I’ll be honest. I didn’t set out to document the drought here in California. But as the drought slowly began to fundamentally alter everything here in California, it slowly crept into my photos. From almond orchards to glaciers, the effects are felt everywhere. I specifically remember a trip home to my parents ranch in the central valley of California, a region hit hard by the drought. As a child, the hills were a golden brown sea of grass during the harsh summers. Now the grass was gone. The golden brown sea had dried up into a desert of dust. For anyone who lives in California the drought is unavoidable, it has become a synonym for everyday life.

In order to appreciate the seriousness of California’s drought, you must understand that these do happen from time to time. But what is currently happening in California is classified as being in a state of exceptional drought, the worst experienced in the last 100 years at least. Now that you understand the severity, please join me on this brief visual tour of California’s drought.


This picture was taken at June Lake,California. Typically, the rock on which I am standing is covered and or surrounded by water. This time it was high and dry. I was able to walk right up to the rock to snap this photo. Many lakes have become drained because of the ongoing drought threatening native fish and wildlife. The mountains play a vital role in the water as the Sierra Nevada mountains become a primary source of water during California’s long heated summers.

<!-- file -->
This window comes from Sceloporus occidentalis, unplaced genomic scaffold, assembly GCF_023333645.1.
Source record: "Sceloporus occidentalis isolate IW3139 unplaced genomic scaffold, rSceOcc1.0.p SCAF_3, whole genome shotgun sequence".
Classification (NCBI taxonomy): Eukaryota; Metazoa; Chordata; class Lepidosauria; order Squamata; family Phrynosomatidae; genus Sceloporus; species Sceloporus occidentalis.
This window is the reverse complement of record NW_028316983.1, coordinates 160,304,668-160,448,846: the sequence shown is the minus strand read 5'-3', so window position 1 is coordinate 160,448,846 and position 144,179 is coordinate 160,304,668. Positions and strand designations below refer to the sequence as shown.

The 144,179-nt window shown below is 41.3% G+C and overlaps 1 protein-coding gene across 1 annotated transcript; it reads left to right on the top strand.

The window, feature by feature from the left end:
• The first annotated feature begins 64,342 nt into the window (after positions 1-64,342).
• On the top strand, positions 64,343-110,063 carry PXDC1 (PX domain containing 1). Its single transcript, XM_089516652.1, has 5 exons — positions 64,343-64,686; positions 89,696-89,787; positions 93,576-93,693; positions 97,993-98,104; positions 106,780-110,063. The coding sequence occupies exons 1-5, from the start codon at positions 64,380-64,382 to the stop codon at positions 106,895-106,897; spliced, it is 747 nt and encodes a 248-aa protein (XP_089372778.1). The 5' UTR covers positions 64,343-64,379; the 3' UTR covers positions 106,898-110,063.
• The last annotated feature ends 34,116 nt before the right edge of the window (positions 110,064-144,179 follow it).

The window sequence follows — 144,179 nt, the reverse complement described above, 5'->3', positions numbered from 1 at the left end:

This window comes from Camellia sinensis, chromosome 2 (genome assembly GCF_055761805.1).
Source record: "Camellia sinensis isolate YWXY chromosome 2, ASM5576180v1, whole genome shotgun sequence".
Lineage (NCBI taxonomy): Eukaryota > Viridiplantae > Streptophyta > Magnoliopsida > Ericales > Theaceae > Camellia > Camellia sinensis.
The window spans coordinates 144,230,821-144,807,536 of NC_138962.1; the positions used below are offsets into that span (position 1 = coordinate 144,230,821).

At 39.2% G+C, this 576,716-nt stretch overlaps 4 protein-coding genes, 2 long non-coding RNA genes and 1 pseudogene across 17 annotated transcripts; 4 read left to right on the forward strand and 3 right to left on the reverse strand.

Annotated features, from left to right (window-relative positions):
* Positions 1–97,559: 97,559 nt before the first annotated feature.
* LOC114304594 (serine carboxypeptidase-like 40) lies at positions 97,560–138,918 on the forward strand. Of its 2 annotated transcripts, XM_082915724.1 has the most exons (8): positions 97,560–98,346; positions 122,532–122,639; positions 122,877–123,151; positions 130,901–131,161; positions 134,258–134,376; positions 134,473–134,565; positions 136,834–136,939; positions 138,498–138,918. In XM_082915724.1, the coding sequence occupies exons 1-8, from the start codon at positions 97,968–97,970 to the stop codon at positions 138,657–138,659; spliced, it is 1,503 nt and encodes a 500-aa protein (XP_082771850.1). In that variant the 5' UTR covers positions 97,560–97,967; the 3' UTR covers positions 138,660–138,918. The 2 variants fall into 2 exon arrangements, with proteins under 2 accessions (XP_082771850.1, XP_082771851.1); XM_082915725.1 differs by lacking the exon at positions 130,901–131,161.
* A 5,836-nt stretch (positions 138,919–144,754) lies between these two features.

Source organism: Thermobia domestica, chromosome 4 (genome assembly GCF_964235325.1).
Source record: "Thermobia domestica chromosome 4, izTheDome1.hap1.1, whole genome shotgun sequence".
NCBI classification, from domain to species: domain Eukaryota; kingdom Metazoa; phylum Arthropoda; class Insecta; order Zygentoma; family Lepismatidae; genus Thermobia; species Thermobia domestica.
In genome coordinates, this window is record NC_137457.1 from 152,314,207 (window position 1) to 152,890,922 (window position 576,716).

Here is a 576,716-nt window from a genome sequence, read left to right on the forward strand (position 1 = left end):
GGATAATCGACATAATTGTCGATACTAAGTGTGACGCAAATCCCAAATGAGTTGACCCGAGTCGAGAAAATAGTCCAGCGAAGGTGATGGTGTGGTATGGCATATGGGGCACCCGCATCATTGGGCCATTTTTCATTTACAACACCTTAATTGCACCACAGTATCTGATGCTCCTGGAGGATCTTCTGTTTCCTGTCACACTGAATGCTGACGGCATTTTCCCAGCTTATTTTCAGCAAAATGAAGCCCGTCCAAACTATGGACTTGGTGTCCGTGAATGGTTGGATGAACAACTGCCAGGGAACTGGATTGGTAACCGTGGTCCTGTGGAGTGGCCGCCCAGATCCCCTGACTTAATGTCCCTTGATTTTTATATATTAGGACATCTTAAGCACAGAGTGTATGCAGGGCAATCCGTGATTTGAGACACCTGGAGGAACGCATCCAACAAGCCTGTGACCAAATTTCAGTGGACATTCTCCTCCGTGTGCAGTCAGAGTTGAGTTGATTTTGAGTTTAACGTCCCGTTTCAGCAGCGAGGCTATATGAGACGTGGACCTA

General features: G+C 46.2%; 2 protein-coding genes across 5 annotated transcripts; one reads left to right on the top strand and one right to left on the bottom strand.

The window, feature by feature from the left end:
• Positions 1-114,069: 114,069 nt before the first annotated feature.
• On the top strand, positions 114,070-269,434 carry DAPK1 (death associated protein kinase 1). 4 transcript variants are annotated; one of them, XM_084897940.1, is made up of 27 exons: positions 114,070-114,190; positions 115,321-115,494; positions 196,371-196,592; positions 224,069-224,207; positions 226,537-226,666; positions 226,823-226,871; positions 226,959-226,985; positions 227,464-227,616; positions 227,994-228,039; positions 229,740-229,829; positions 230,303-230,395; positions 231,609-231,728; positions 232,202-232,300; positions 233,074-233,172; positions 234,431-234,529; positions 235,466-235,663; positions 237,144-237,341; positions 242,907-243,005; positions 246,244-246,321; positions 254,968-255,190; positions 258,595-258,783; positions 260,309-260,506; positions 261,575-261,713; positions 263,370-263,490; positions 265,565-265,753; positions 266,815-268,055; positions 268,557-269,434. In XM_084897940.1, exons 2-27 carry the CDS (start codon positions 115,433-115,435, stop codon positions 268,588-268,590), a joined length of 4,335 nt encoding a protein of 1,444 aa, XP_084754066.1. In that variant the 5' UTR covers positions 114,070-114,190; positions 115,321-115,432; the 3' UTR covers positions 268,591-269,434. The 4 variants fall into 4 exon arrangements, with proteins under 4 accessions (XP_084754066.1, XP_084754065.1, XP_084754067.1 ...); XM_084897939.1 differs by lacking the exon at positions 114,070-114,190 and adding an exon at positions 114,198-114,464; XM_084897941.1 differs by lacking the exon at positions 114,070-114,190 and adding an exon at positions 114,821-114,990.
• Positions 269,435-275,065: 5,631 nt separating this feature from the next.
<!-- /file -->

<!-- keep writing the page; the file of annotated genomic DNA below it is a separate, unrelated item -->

This picture represents the current state of the drought in California. The house represents the parched lands while the storm behind represents the coming El Nino and its promise of rain.

While this picture in fact shows snow in the back, it is important to note that El Nino years such as this year typically bring warmer weather, more rain and less snow. Although the rains will provide respite, they will not contribute to the long-term snowpack in the High Sierras, which is vital if we are to maintain our water supply during the scoring summer months.


The epicenter of the drought in California is the central valley, which runs north to south throughout much of the state. I grew up in the region, I remember driving by row after row of almond trees flowering in the spring and orchard after orchard of orange trees weighed heavy with fresh oranges during the Christmas season. Now the sight of almond trees torn down and fields left fallow is just as commonplace. The region has become bleak.


Many coastal communities have felt the effects of the drought, while others are working to grow more products to make up for the loss of production in the central valley. For me, the coastal areas represent resilience as many places have invested in alternate water solutions, such as desalinization and grey water processing.

Although the situation is dire, I believe in the resilience of my fellow Californians and their commitment to reducing water usage in all areas in order to insure a fruitful and water-abundant California for years to come. Much has been done and much remains to be done, but for me, I have already felt the first raindrops of hope from the coming storm.